The 2 ingredients powering next generation community healthcare

 In Healthcare and Life Sciences


It was 2011 and the readmission penalties were a year away. We were unsure of how exactly this would affect us but we knew that learning to reduce readmission would better prepare us for the evolving fee-for-value health system. One of our pilot initiatives involved the use of enterprise social networks to allow clinical and non-clinical personnel to collaborate in resolving emerging issues with high-risk patients. As the days went by, the news feeds revealed to me a very interesting pattern. Patients, eager as they may be to stay away from the hospital, often faced hurdles for which the healthcare system was not equipped to handle. One of our first patients brought home this point very clearly.  She was facing an eviction notice and the nurse assigned to her knew that this would ultimately bring the patient back into the hospital. This nurse was so committed to making the program a success that she helped the patient submit paperwork to resolve the housing issue.

There is enough research linking the socioeconomic environment to the health of individuals. Doctors and nurses also know this from firsthand experience yet there is little that they can do about this. They do not have the resources for these activities nor are they trained for this kind of work. Notwithstanding these deficiencies, a health system trying to bring down the cost of care will  find itself confronting these hurdles at some level. Until now, there was little incentive for clinical services to be proactive about working outside of its conventional boundaries but that has been changing. The shift has become even more clearly manifest with the recently announced CMS innovation model – the Accountable Health Communities. In this new model, organizations will test 5-year programs aimed at bringing down healthcare costs by addressing needs relating to housing, food insecurity, utility needs, interpersonal violence and transportation needs. This is a small initiative, a nudge in the right direction but this could be the first step toward redefining healthcare. Major structural change is however becoming possible due to two key ingredients that have the power to stretch, from an economic point of view, the operational boundaries of healthcare organizations.

  1. Open data: Over the last few years, government agencies have been making increasing amounts of data electronically accessible. From 911 calls to code violations, many datasets of relevance are now open for consumption. Widely available technologies can help make sense of these emerging streams of data and even derive synergistic value together with clinical data. A glimpse into the value of the confluence of such data sources becomes evident when trying to relate social infrastructure data to clinical events, a good example of which is a study (1) relating asthma-related ED visits to housing quality. Such data makes it possible to see how helping a patient with better living conditions can keep them from needing intense clinical care. Organizations can now tap into these data resources and see how taking preventive action beyond their traditional clinical services can sometimes be more cost effective.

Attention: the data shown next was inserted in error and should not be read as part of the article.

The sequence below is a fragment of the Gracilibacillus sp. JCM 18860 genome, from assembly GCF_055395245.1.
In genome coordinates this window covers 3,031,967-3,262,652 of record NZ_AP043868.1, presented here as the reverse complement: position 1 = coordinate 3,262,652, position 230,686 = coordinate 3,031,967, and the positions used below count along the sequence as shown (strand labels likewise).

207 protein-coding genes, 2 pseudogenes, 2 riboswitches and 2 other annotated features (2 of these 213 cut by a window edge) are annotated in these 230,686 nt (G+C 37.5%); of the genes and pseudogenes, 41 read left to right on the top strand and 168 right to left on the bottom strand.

2. Partner APIs: Application-programming interfaces allow different applications to talk to each other; but beyond this technical function, APIs have in recent years, been demonstrating enormous economic value by powering innovative business models. This power comes from being able to deploy services across conventional organizational boundaries and allow the creation of new operational or business models. You can understand how this could work if you imagine how a medical transportation company can make more vehicles available to transport its Medicaid members by accessing the ride sharing services of a company such as Lyft or Uber. There is no longer a need to acquire new assets or have an organizational structure to do more; so testing new services and scaling activities outside of traditional boundaries become easier to execute and feasible. Similarly APIs accessing clinical data can help power the work of community health and social workers who traditionally have been weakly connected to clinical organizations.

Open data and partner APIs do not just provide technological capabilities but also act at a more fundamental level by bringing down the cost of transacting or executing services outside the normal boundaries of an organization. They can make healthcare transformation possible by helping extend care deep into the community.

References: Andrew F. Beck et al. Health Aff 2014;33:1993-2002

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